Electricity is supplied from the overhead wires and passes to the PANTOGRAPH on the roof at 1500 volts DC. Back in the 1920s, the only way in which motor speeds could accurately be controlled was to use DC electricity. DC motors use a set of BRUSHES and a COMMUTATOR to provide the change in current direction needed to drive the motor ARMATURE around.
Left: An "Airmate" pantograph, of modern design, attached to specially welded bars to allow it to be fitted onto the earlier Standard cars. The original pantographs had two pans and were manufactured by Dorman Long, the same company who built the Harbour Bridge.
Having BRUSHES and an ARMATURE means that the motors need more regular maintenance than the AC type motors found in most factories and industry. Only very recently has the advent of high tech variable frequency electronic controllers permitted use of AC motors in electric trains, the most recent Tangara and Millennium cars employing this motor type.
The traction motors under the standard cars are a series interpole wound DC motor. This means the field coils (the
electro-magnets affixed to the outside "fixed" part of the motor) are wired in series with the brushes and the armature. Somewhere in there too are also a set of interpole windings which act against the main windings and are used to prevent sparking on the commutator.
This small (but rare!) photo above is the Metropolitan Vickers switchgroup under C3102, snapped just as the driver shut off power after accelerating from stand. The large "Splat" spark inside Nos 1 and 4 switches can clearly be seen. The arcing horns are designed to draw the arc out into the low pressure atmosphere, aided by a magnetic "blowout" coil built into the switch.
DC motors are strange beasts. Their speed INCREASES as the magnetic field WEAKENS. That means a series connected motor runs FASTER as the CURRENT flowing through it gets SMALLER, the opposite of what most people would think. If we simply connected the motor directly to 1500 volts on a stationary train, thousands of amps of current would flow, blowing many fuses and probably destroying the motor.

So we must find a way of limiting the current through the motors,and until the advent of thyristors in the '70s, the only way of doing this was to connect RESISTORS in series with the motors and "cut them out" as the train speed increased, a process similar to changing gears in a motor car.

Resistors get HOT when current flows through them, and this wastes energy. So the standard cars are wired so that the
resistors are only used for a short while when the train is accelerating from rest. Early locomotives (and even the 46 class) had complicated controls where the driver manually "cut out" the resistors as the train sped up. The Sydney standard cars were amongst the first to "automate" this process by including an "accelerating relay" which does this stepping automatically.
Left : A cab shot of car C3218 in operation. The Driver's left hand rests on the brake stand, in the "release and running" position. The Master Controller (in the foreground) is being held in "full parallel" position and the train is doing about 80kPh. The special spanner - like key is the reversing control, the key is removed by the driver when the train is unattended and the control locked in the centre "OFF" position. The handle on the controller must be held down at all times by the driver (the "Dead Man Switch" otherwise the power will instantly be removed and the brakes will activate. The amount of pressure needed to hold the handle down is the stuff of volumes of engineering data and has often been of considerable interest to unions, insurers and alike.
A standard power car "master controller" has four positions. When the driver moves the controller to the first position, the motors and all resistors are connected to the pantograph in series. This is enough to get the train moving to around 10kPh. The controller is then moved to the second position, where the accelerating relay begins to "cut out" each resistor as the train accelerates. Finally the controller is moved to the third position, which connects the motors to the overhead in parallel again with the resistors in circuit, whereby the accelerating relay again "cuts out" the resistors as the train accelerates further, when the motors have a full 1500 volts across them from the overhead.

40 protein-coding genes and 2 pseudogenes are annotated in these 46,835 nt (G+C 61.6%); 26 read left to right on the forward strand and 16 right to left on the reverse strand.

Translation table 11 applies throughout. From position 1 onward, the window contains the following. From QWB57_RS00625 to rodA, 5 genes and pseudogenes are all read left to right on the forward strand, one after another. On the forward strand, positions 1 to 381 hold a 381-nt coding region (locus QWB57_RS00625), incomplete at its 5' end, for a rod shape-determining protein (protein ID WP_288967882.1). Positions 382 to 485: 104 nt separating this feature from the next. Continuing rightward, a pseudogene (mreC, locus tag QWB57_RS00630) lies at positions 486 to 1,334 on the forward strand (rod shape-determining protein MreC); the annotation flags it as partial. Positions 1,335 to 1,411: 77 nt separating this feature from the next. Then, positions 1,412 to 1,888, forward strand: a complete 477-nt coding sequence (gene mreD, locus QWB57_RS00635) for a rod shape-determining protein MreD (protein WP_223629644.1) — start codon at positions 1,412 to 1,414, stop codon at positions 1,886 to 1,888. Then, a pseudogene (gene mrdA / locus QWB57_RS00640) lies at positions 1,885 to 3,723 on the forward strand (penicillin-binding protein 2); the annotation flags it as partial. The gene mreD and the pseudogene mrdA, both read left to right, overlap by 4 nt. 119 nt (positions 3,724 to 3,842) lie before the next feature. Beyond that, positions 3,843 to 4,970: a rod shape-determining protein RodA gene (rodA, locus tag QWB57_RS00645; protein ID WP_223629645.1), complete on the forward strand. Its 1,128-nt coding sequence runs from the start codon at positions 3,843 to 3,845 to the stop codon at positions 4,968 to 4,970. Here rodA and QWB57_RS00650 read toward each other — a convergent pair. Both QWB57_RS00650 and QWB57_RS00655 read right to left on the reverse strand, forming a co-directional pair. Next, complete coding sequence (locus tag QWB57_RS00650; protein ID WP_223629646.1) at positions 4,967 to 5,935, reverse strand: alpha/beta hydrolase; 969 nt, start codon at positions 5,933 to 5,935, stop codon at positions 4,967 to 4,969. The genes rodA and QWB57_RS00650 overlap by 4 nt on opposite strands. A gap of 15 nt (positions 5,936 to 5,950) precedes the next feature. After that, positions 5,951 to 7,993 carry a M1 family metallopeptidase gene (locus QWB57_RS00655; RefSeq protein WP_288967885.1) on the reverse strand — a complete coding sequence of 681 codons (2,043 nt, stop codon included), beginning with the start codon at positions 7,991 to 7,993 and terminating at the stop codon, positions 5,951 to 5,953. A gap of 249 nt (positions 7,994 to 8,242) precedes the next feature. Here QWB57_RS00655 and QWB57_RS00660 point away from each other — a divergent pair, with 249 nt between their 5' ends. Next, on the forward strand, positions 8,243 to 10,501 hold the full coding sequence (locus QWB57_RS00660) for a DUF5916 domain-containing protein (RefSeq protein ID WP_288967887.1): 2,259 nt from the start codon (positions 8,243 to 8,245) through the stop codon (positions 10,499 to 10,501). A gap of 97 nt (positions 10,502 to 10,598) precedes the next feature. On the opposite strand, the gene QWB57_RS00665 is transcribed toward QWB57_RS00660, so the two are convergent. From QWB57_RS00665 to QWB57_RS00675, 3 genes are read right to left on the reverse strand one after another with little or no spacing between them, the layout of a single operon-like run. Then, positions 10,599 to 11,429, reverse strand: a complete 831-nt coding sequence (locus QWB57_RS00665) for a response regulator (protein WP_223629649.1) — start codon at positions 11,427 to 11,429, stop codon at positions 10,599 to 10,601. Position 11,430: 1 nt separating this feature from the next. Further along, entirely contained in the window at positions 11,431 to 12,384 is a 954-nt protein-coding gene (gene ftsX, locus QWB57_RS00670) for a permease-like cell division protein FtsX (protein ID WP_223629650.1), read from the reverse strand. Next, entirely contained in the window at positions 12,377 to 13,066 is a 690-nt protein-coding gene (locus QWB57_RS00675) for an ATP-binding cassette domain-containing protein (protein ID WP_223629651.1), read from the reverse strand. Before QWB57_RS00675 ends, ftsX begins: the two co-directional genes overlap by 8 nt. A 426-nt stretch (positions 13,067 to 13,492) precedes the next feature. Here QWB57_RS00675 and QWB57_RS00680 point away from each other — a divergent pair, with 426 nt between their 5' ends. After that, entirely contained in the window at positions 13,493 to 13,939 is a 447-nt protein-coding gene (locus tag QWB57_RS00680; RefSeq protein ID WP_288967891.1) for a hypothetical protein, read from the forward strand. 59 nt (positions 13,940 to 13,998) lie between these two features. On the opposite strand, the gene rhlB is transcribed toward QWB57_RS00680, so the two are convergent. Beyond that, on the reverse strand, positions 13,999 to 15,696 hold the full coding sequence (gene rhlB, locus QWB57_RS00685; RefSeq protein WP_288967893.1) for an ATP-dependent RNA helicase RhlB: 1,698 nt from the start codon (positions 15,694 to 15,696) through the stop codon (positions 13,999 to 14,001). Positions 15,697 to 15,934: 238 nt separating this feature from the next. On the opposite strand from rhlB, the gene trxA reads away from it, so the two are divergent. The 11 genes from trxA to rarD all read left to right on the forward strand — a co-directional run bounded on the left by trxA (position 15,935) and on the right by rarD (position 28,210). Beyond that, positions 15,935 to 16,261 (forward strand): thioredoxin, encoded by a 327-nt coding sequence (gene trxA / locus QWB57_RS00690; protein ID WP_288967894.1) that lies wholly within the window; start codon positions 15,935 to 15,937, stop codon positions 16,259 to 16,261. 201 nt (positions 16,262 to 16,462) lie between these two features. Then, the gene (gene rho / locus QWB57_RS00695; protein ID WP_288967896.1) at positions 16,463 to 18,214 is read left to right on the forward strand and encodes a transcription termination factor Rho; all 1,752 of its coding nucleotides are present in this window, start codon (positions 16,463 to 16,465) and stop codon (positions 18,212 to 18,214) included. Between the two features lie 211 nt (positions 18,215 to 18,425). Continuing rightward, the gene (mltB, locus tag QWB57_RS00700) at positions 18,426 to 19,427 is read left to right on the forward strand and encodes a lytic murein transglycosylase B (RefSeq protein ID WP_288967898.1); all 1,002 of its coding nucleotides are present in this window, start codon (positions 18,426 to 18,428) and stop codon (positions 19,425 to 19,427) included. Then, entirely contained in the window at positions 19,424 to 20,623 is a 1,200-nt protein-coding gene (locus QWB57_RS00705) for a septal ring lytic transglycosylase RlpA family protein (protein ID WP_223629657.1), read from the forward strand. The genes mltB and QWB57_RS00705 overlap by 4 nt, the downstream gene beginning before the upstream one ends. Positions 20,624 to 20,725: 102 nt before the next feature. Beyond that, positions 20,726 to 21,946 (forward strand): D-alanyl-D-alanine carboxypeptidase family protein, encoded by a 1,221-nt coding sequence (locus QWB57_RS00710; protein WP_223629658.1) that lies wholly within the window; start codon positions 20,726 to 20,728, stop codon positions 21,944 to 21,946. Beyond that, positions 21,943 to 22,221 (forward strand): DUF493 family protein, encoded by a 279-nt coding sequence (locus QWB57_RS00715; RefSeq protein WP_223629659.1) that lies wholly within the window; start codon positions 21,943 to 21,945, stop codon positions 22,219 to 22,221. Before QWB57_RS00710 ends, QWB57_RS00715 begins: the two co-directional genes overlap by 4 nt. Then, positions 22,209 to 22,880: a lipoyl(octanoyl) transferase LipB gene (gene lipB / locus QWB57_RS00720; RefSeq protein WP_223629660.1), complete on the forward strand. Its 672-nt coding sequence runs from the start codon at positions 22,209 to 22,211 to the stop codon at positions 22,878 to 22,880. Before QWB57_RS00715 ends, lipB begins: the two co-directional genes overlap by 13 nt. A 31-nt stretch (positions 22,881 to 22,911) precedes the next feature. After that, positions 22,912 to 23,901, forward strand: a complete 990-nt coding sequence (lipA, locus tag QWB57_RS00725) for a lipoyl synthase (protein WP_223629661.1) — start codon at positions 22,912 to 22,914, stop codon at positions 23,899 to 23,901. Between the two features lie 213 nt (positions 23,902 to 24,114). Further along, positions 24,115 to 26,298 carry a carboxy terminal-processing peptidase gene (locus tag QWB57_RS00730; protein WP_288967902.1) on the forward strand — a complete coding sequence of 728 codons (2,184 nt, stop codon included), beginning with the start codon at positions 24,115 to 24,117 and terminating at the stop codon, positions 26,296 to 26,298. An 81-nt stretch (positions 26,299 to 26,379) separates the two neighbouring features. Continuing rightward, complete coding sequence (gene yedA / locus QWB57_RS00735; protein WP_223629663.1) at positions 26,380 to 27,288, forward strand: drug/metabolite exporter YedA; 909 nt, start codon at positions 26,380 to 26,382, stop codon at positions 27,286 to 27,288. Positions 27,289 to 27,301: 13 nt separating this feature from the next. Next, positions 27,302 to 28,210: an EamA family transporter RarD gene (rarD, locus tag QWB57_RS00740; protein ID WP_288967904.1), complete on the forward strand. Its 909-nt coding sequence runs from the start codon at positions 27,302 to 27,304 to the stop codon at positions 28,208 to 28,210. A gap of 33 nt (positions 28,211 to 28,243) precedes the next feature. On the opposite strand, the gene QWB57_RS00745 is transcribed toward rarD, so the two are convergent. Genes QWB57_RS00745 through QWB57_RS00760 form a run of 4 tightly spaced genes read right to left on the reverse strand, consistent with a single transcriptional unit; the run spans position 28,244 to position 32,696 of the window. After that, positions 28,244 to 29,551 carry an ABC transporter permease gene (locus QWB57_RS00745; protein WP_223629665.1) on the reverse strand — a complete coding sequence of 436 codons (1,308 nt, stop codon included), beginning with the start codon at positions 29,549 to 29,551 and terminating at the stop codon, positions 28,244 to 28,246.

Originally the standard cars had a fourth notch which "weakened"the field current in the motors further, to allow acceleration to higher speeds. This was progressively disabled in the '70s due to shortage of spare parts. It was ultimately found that the disabling of the weak field resulted in only a four percent overall performance loss in the train operations. Nowadays for special tour workings this loss can be easily overcome by using more motor cars than trailers in the train.
Above : A section of resistance grids from underneath parcel van C3773.
Above : The original type of pantograph as installed atop C3102.
Left : The original type of motor bogie, the "A" type, with plain bearings and fabricated construction. The axles have no journal collar, and are instead held in place by the bogie frame itself which needs to be twice as strong in the lateral direction as a result. This particular one is pictured underneath C3082.
This means that even though the overhead has only 1500 volts, the voltage across the switches can reach well over this voltage when the driver "shuts off" the motors. This creates a large fat and very hot "SPLAT!" spark at the switch, as the excess energy is burnt off. The switches are specially designed to "draw out" this spark from the contacts to the lower pressure atmosphere, and that's why you often see large sparks come from underneath the standard cars. A poorly maintained pantograph will "bounce" too much, and cause regular sparks on the contact wire at high speeds. In actual fact the sparks are a continuation of the current flowing to the motors across the air gap. Careless driving can cause
serious damage to the overhead, even to the extent that the wire may "burn through" and fail, causing the inevitable delays to traffic.

Maintenance of high energy DC electric equipment such as the single deckers requires a special dedication to high quality workmanship.

When working on high energy DC gear, special care must be taken to ensure all connections are properly tightened and not
corroded. Lugs must be crimped securely and insulated. Cable layout in switch groups must be neat and tidy, to prevent undue strain on any terminals. Cables must not be able to rub up against each other
As explained elsewhere, 2 motor type Standard cars can develop "wheelslip" when they accelerate from rest. The